New research into the fossilized remains of the ancestor species of ants dating to the Cretaceous has revealed the possibility of socially advanced behavior and group recruitment among these creatures.
Ants, which diversified early within the Cretaceous, are just one of three highly organized, or eusocial, insects. Their success is, more or less, thought to be down to how organized and social their behavior is. Some studies have posited that early evolutionary branches may have resulted in the rise of small colonies of more solitary predator ants, but recent discoveries now suggest that the social levels of these early Cretaceous ancestors were already relatively advanced.
A new ant species, found in a piece of Burmese amber dating to 99 million years ago, was discovered to have a rather prominent horn atop its head as well as extra-large mandibles resembling scythes, that extended high above the head. The new species, dubbed Ceratomyrmex ellenbergeri, is thought to have used its horn and mandibles to trap prey relatively large for its size. C. ellenbergeri, which belongs to the Formicidae stem-group, seems to be an exception to the idea of social evolution in Cretaceous ant species. The bladelike horizontal movement of the species’ mandibles are unique, resembling the Haidomyrmecine ants of the same time period which have long puzzled evolutionary biologists when it comes to classifying their ecology; both these species bear little in common with other large-mandible solitary hunter ant species such as modern trap-jaw ants.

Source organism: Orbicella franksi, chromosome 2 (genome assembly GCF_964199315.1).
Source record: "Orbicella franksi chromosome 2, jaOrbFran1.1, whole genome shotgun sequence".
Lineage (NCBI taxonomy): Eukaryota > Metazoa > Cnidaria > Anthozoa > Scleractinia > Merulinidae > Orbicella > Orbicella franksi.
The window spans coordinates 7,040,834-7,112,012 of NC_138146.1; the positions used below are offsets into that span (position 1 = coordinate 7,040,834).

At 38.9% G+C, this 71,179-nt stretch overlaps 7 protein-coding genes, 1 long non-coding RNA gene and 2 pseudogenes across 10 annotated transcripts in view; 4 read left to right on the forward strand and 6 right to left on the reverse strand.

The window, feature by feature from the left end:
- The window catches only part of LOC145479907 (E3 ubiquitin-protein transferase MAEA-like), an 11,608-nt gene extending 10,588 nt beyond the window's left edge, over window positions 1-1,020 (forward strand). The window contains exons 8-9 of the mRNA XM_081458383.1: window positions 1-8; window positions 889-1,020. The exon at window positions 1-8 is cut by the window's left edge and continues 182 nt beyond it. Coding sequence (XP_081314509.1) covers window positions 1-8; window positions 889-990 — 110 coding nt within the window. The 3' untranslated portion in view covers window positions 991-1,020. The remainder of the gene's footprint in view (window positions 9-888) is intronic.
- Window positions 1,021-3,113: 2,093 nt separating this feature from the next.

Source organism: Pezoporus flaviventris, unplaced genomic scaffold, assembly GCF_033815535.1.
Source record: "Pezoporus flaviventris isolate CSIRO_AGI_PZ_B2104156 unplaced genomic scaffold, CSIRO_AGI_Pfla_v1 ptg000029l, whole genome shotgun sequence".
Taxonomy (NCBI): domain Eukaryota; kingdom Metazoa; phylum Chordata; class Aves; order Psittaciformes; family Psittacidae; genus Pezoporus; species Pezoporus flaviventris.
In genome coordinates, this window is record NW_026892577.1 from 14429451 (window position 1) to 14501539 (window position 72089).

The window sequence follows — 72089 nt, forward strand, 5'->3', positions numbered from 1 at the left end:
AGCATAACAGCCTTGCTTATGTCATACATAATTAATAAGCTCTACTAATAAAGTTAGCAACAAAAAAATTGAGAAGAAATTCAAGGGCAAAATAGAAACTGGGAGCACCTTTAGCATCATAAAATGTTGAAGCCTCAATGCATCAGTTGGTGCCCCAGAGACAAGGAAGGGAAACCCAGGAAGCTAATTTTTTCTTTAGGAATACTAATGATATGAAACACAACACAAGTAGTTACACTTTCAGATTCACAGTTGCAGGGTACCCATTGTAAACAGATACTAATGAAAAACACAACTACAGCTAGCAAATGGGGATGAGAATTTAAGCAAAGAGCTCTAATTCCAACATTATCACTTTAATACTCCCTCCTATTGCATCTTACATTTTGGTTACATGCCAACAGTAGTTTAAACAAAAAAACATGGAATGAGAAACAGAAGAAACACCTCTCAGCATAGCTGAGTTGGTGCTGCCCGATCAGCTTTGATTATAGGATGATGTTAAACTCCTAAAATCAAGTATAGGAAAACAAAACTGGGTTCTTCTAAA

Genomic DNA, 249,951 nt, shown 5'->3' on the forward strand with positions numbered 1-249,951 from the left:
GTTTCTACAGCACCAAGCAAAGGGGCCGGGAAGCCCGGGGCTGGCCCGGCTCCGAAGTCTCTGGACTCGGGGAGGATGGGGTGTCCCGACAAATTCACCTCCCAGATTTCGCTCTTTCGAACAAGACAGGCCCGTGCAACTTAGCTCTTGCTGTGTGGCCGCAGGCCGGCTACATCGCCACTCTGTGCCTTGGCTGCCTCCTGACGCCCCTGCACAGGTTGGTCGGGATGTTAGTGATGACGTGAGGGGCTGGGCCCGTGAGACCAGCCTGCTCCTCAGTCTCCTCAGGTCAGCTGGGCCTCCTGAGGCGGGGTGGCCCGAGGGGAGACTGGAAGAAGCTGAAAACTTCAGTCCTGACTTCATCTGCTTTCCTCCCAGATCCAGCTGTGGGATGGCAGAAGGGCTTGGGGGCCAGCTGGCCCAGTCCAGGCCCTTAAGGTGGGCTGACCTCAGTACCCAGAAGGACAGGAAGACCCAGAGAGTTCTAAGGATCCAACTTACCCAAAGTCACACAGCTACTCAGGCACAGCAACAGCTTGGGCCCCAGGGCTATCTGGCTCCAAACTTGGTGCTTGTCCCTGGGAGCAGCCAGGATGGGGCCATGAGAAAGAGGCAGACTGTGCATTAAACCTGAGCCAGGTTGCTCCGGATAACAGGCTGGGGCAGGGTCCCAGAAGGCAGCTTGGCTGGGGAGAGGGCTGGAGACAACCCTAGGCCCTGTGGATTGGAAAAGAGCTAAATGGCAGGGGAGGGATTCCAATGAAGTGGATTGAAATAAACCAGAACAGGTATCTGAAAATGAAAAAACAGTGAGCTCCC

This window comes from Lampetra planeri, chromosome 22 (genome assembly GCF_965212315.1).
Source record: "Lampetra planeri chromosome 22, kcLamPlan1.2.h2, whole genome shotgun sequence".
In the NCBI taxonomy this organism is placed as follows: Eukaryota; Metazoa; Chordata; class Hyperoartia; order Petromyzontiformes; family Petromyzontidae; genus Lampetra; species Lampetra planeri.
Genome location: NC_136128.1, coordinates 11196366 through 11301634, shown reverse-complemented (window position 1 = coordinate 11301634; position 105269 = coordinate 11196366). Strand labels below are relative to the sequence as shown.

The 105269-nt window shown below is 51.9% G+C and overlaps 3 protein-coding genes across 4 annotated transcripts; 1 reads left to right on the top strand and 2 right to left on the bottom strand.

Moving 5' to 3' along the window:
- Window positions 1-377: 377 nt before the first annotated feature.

According to a press release from the Chinese Academy of Sciences, a new research paper spearheaded by Dr. Wang Bo from the academy’s Nanjing Institute of Geology and Paleontology found that C. ellenbergeri’s remarkable cephalic horn represents a hitherto unseen genetic modification among both ants discovered in the fossil record and the known ant species of today. This shows that the morphology of exaggerated trap-jaws such as in the Haidomymrmecines occurred early in the Formicidae stem group.
The implications of the discovery include suggestions that at the very least some of the earliest Cretaceous stem-group ants differentiated themselves by being solitary socialist predators instead of eusocial insects. Additionally, the research study states that soon after ants started forming social bonds during the Early Cretaceous, there was at least one lineage in the form of Haidomyrmecini that grew to become effective at capturing prey – something that would not be seen in ant morphology again until well after the end of the Mesozoic, as evidence of these morphological specializations in the fossil record disappear for millions of years. The highly exaggerated features of the fossilized C. ellenbergeri specimen also show how early Cretaceous ants developed the ability to carry large-bodied prey, despite the fact that smaller prey would have presumably been easier to capture. In the end, the research data indicates that the earliest ants of the Cretaceous had ecological traits that were much more diversified and complex than previously thought.
The research study, recently published in the journal Current Biology, can be found online here